To an established microstocker, hearing traditional stock photographers use the word “if” in reference to sales of a photo is horrifying. For them, the only question is ‘how many’. A quality microstock knows that every photo he or she submits will sell. In this way, microstock carries a smaller risk than the traditional market.
For some photographers the traditional stock photo market is reliable too. However,
Once a photographer has prepared a photo it can be selling in the microstock market in just days. Successful microstockers can have the money in their pocket just a few days later. And a microstocker knows in real-time how many times each photo has sold. Having to wait a month for earnings reports and even longer to receive payment can be taxing on small operations.
This speed of response is very helpful for stock photographers. The sales performance is feedback that can be integrated into the design of the next photo shoot, not the photo shoot two months out.
The longest image lock-in period among top microstock agencies is six months. All agencies take images on a non-exclusive basis. In contrast to this, standard terms at traditional agencies include image exclusivity and lock-in periods of three to five years. If a traditional agency doesn’t sell a shot or collection of shots well enough, there’s no way out.
Why Microstockers Sell Microstock
This list is certainly not intended as a criticism of the traditional stock photo market. Most microstock photographers know that they could possibly earn more money selling photos in the traditional market. The above list of benefits offsets the lower financial gain. But there’s one more factor:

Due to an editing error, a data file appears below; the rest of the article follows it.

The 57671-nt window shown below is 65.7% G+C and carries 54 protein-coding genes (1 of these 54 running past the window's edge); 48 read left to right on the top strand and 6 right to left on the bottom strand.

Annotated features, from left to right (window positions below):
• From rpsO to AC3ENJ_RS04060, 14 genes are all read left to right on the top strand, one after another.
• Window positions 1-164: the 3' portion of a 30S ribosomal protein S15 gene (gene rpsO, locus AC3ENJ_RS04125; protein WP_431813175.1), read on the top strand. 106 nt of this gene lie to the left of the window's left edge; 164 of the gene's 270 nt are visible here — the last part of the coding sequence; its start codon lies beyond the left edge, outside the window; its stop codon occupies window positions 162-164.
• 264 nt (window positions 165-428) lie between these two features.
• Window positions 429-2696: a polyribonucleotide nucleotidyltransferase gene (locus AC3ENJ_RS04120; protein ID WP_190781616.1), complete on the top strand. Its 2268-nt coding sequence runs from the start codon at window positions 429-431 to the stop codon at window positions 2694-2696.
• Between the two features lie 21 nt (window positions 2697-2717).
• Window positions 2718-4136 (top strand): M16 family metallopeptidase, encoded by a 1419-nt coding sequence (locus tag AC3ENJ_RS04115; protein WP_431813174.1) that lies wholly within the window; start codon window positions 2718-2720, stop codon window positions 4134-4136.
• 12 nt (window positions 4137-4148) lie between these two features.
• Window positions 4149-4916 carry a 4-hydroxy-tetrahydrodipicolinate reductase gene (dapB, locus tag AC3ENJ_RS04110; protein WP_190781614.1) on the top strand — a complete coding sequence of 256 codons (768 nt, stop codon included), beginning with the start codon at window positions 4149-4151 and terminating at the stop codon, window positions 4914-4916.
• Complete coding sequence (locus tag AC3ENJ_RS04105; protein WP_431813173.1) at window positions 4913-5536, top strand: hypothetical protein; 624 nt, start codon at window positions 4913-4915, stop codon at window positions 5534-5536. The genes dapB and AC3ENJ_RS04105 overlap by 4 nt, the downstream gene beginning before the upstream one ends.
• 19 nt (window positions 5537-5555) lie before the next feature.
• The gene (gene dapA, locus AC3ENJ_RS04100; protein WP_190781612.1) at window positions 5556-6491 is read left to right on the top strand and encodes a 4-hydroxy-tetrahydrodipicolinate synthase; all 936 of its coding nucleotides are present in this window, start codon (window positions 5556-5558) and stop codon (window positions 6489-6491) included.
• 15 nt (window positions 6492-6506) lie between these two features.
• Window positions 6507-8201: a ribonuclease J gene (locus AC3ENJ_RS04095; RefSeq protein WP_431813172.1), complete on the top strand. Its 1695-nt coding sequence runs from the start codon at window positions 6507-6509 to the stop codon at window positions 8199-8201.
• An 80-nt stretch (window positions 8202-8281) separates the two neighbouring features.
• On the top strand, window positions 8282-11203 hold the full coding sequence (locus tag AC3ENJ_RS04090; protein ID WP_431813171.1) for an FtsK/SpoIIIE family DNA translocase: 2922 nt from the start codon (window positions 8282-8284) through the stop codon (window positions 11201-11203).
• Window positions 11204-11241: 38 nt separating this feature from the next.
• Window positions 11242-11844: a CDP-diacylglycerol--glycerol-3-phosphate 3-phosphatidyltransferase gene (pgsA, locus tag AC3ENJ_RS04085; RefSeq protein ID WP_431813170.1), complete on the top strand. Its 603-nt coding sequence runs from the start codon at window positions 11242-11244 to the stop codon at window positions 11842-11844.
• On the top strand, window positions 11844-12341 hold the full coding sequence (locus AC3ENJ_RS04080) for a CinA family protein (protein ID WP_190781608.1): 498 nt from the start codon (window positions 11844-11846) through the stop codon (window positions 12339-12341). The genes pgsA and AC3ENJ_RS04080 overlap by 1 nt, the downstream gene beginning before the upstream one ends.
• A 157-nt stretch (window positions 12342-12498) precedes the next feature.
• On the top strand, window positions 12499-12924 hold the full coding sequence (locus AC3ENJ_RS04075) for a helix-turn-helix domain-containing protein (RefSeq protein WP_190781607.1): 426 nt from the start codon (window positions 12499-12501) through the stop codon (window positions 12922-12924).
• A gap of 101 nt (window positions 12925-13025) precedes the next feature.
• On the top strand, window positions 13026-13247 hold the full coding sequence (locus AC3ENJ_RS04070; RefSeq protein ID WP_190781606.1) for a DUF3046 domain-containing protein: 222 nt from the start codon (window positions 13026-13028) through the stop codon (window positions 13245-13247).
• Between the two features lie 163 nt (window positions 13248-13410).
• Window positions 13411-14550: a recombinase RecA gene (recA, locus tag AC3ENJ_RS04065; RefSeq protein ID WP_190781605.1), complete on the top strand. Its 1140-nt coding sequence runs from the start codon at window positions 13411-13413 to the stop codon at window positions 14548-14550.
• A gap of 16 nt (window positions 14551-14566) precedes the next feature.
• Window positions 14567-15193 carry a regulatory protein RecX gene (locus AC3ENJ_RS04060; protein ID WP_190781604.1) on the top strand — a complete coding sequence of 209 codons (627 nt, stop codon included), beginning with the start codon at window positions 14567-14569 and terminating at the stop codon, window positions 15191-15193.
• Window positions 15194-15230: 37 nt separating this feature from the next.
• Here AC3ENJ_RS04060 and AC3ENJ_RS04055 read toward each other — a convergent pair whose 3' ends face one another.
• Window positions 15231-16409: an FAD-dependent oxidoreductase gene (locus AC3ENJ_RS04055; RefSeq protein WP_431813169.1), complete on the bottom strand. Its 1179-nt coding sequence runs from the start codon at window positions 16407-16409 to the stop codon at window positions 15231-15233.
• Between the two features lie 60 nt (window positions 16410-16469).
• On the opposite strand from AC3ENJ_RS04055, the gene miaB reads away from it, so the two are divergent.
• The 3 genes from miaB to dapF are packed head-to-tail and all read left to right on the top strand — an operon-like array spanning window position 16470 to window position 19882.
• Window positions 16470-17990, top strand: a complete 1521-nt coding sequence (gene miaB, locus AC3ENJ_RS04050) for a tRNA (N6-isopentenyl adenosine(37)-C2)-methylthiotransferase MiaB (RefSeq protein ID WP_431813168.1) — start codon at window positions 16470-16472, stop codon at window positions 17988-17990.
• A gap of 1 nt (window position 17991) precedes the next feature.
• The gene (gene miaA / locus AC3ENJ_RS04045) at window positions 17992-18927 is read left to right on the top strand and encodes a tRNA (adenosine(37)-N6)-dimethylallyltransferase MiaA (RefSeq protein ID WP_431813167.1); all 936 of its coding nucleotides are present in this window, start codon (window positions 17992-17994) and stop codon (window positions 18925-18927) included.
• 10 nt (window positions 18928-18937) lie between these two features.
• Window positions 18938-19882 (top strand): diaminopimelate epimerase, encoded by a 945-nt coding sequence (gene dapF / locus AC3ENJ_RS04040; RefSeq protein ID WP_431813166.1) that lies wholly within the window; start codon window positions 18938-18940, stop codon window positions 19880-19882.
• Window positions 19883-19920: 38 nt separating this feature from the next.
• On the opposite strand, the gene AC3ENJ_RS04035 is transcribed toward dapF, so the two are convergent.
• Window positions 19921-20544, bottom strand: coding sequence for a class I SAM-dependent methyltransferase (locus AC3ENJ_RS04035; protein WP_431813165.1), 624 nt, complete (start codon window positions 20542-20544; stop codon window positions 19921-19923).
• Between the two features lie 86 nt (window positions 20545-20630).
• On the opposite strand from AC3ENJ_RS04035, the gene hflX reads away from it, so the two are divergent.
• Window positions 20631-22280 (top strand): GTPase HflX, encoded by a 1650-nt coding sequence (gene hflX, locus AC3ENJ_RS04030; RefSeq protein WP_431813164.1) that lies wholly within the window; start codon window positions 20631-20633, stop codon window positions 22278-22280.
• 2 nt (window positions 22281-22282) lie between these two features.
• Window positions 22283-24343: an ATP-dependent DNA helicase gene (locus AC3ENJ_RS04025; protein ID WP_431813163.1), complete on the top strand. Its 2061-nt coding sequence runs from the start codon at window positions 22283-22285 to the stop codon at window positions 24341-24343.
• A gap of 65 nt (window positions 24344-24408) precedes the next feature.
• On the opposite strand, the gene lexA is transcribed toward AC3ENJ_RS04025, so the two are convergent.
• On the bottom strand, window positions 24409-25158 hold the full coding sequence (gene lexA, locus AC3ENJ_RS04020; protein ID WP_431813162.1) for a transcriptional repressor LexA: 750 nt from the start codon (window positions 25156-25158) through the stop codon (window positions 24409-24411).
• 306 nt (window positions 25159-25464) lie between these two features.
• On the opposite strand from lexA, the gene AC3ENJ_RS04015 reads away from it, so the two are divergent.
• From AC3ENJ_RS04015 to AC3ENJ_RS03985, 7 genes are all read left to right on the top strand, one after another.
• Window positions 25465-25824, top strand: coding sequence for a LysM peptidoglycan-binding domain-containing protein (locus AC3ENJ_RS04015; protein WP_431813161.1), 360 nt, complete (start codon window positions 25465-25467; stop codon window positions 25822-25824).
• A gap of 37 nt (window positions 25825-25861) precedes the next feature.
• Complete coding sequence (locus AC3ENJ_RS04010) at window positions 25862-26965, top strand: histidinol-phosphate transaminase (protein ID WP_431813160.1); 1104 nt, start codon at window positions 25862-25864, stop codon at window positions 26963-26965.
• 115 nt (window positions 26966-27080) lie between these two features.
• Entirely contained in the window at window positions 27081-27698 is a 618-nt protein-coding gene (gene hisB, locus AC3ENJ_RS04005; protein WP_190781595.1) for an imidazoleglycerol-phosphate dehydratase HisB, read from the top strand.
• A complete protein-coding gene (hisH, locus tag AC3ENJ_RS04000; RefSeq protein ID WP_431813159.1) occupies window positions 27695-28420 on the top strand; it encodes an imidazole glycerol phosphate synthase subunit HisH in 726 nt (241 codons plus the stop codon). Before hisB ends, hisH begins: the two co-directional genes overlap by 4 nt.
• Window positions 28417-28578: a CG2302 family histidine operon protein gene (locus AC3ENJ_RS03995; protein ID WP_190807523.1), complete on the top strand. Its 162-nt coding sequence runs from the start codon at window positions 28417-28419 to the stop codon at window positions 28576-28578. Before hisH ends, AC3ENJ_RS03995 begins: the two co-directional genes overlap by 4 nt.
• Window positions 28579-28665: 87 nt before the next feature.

Adapting. Just like traditional stock photographers usually struggle to adapt to the microstock market, microstock photographers often struggle to adapt to the traditional market. The photos that sell well and generate high profits in microstock are not the same as what works in the traditional market. Microstock photographers must adapt many aspects of their business, which represents a cost and losses in time and revenue, not to mention the risk of it not working out profitably.
What About Those Who do Both?
Here’s some thoughts on the matter from three photographers who actively participate in both traditional and microstock markets.
I try to keep my business as fluid as possible. When I see a future opportunity I test the environment. I believe by 2007 it was obvious Micro was here to stay so I felt it important to create a presence in this emerging level of our industry. At the same time I believe in diversification so it was never about leaving the other models of Stock that my main company was involved in, rather finding an opportunity to market my own work to a new set of buyers. It is still not creating as high a return as the company Macro work but I do see the gap closing and believe there will at some point be a merging of Macro RF and Micro RF.
I have tried going to macro but every time I shoot a collection for it I change my mind knowing that in micro I will see immediate and stable returns.
I would agree to the points you mention. However. My reasons are mostly based on demand. When you produce a lot, you need several outlets for the shoots not to overlap too much. I produce for Macro and Micro, but putting my best stuff in macro (hence the price) and leaving the rest to micro. Micro and macro are two different marketplaces, but for a mass-producer like myself it is extremely convenient to have two outlets. I produce 50/50 for macro micro these days. A year ago it was 20/80 in favor of micro.